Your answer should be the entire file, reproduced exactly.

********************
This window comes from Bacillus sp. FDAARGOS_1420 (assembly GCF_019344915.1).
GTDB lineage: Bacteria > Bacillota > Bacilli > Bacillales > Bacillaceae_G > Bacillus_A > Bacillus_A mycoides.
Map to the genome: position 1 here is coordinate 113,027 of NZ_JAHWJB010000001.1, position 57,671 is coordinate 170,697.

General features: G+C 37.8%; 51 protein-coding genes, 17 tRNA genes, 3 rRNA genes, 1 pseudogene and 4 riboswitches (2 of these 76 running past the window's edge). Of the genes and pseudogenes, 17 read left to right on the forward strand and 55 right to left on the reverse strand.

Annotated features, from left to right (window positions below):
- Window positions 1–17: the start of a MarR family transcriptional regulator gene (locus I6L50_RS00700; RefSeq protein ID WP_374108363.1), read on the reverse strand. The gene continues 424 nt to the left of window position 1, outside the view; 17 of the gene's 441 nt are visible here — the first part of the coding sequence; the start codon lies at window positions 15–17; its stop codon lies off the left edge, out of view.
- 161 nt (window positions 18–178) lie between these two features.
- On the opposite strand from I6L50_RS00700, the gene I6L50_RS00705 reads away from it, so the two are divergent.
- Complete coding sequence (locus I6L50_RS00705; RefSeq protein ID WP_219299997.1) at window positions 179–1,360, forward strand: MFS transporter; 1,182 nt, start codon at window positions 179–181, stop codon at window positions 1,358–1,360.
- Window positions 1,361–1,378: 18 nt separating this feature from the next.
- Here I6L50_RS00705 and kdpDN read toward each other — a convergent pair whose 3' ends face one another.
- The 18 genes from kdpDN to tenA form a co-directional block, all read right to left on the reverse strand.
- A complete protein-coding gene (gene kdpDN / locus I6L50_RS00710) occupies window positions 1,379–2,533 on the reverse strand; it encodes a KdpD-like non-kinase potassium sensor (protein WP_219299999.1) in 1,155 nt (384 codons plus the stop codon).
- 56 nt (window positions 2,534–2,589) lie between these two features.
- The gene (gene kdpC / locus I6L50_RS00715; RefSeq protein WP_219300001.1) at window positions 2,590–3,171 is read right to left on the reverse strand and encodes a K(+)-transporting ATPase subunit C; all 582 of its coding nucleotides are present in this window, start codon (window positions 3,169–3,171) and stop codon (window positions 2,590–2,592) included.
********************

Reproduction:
This window comes from Bacillus sp. FDAARGOS_1420 (assembly GCF_019344915.1).
GTDB lineage: Bacteria > Bacillota > Bacilli > Bacillales > Bacillaceae_G > Bacillus_A > Bacillus_A mycoides.
Map to the genome: position 1 here is coordinate 113,027 of NZ_JAHWJB010000001.1, position 57,671 is coordinate 170,697.

General features: G+C 37.8%; 51 protein-coding genes, 17 tRNA genes, 3 rRNA genes, 1 pseudogene and 4 riboswitches (2 of these 76 running past the window's edge). Of the genes and pseudogenes, 17 read left to right on the forward strand and 55 right to left on the reverse strand.

Annotated features, from left to right (window positions below):
- Window positions 1–17: the start of a MarR family transcriptional regulator gene (locus I6L50_RS00700; RefSeq protein ID WP_374108363.1), read on the reverse strand. The gene continues 424 nt to the left of window position 1, outside the view; 17 of the gene's 441 nt are visible here — the first part of the coding sequence; the start codon lies at window positions 15–17; its stop codon lies off the left edge, out of view.
- 161 nt (window positions 18–178) lie between these two features.
- On the opposite strand from I6L50_RS00700, the gene I6L50_RS00705 reads away from it, so the two are divergent.
- Complete coding sequence (locus I6L50_RS00705; RefSeq protein ID WP_219299997.1) at window positions 179–1,360, forward strand: MFS transporter; 1,182 nt, start codon at window positions 179–181, stop codon at window positions 1,358–1,360.
- Window positions 1,361–1,378: 18 nt separating this feature from the next.
- Here I6L50_RS00705 and kdpDN read toward each other — a convergent pair whose 3' ends face one another.
- The 18 genes from kdpDN to tenA form a co-directional block, all read right to left on the reverse strand.
- A complete protein-coding gene (gene kdpDN / locus I6L50_RS00710) occupies window positions 1,379–2,533 on the reverse strand; it encodes a KdpD-like non-kinase potassium sensor (protein WP_219299999.1) in 1,155 nt (384 codons plus the stop codon).
- 56 nt (window positions 2,534–2,589) lie between these two features.
- The gene (gene kdpC / locus I6L50_RS00715; RefSeq protein WP_219300001.1) at window positions 2,590–3,171 is read right to left on the reverse strand and encodes a K(+)-transporting ATPase subunit C; all 582 of its coding nucleotides are present in this window, start codon (window positions 3,169–3,171) and stop codon (window positions 2,590–2,592) included.